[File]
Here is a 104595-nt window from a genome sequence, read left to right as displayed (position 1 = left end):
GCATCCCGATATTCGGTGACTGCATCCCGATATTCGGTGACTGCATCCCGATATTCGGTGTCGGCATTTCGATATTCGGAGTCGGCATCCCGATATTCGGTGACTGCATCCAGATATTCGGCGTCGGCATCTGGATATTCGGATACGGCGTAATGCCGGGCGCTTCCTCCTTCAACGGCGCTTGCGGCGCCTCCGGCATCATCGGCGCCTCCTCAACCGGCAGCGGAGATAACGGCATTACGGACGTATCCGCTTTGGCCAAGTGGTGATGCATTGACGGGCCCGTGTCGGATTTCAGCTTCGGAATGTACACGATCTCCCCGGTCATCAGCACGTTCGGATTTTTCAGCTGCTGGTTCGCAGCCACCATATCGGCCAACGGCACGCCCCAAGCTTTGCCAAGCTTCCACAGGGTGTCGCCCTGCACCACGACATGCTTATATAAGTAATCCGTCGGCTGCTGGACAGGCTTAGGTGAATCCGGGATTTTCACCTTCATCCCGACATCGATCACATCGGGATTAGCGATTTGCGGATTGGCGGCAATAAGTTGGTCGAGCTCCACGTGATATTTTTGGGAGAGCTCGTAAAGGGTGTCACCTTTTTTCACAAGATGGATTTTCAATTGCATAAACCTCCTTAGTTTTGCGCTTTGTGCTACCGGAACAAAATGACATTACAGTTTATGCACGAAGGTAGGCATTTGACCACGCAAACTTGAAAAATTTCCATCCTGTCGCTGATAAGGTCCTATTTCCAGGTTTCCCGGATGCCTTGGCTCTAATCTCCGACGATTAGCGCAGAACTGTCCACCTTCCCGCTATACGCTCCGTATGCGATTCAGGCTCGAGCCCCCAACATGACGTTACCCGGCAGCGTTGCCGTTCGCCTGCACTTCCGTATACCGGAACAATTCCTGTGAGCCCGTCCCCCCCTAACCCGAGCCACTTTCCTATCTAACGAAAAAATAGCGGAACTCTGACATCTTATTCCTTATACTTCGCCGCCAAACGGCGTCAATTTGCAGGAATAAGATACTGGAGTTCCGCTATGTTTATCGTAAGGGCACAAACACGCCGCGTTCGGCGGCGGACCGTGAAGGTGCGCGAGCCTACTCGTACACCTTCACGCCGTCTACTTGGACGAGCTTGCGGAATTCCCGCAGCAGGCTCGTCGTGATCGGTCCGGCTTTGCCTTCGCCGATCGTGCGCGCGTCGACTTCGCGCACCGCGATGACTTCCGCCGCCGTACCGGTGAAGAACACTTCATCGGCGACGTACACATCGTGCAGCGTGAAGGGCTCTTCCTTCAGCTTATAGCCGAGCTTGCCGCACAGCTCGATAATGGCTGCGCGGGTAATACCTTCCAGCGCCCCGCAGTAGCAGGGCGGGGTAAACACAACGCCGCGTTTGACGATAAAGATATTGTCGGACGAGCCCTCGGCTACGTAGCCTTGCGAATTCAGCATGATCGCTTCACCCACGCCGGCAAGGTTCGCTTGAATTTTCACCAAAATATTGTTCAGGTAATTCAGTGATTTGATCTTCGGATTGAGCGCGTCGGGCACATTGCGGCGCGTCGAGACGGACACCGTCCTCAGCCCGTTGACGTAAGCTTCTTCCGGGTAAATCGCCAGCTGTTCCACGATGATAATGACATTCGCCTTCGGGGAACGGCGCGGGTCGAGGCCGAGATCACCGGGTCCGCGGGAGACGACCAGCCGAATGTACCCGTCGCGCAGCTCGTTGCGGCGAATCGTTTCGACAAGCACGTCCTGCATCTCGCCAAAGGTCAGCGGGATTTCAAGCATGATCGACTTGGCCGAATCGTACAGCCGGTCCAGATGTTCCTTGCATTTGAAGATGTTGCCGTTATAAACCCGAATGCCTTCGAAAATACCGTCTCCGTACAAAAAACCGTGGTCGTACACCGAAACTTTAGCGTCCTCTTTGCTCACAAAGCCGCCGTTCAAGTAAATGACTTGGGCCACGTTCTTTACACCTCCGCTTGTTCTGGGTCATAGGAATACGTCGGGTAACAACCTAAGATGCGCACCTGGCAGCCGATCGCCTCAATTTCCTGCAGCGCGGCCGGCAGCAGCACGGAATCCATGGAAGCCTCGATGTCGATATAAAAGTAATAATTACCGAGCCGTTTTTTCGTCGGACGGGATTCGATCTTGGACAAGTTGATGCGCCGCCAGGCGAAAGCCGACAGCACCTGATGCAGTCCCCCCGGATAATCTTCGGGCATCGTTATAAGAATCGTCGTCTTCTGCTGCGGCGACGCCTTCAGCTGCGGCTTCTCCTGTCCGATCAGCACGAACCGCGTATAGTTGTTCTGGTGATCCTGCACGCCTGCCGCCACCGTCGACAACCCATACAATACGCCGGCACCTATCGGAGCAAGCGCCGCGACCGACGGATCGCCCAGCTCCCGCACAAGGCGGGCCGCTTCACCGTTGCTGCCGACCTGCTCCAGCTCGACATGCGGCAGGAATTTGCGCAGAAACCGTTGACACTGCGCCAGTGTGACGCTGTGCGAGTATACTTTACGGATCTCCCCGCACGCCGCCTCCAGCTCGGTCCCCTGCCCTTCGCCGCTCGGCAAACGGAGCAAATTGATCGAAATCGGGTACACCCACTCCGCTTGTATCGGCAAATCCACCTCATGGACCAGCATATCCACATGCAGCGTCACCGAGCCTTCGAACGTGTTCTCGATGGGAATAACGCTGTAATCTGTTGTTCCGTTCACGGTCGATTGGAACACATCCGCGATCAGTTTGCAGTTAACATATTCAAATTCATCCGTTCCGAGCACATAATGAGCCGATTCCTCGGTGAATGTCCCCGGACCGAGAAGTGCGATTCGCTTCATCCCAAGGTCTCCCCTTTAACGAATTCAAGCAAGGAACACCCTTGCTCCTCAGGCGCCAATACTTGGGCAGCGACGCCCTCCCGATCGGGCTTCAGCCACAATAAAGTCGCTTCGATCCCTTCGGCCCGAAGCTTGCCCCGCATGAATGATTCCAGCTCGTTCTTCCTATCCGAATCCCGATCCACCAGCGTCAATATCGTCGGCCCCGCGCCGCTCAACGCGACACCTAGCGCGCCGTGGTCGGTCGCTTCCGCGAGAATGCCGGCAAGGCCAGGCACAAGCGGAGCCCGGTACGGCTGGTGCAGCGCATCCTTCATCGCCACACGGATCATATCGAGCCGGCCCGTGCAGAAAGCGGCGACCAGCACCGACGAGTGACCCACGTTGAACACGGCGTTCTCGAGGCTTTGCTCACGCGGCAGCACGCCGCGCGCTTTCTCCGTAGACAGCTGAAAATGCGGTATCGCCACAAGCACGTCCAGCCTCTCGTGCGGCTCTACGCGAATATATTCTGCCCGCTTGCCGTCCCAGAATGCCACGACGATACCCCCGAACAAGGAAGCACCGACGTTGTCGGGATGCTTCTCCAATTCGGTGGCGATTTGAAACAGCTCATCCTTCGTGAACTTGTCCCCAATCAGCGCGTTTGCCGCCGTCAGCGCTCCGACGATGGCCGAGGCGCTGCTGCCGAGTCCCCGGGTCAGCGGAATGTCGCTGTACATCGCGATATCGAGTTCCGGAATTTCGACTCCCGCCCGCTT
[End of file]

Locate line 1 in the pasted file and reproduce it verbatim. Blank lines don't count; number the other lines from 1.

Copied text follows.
Here is a 104595-nt window from a genome sequence, read left to right as displayed (position 1 = left end):